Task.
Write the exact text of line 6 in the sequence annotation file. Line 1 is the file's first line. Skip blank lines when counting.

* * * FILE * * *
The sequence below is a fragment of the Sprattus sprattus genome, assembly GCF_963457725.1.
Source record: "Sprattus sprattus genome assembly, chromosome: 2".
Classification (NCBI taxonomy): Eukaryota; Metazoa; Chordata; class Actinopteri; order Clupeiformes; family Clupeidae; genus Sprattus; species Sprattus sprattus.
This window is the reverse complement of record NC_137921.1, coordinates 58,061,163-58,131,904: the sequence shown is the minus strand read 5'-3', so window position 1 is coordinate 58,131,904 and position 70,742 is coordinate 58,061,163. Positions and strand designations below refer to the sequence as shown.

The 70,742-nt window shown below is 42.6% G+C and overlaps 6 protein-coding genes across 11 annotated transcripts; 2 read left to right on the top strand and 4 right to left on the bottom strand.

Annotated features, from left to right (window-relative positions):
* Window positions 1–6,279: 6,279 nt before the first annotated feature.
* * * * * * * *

Annotated features, from left to right (window-relative positions):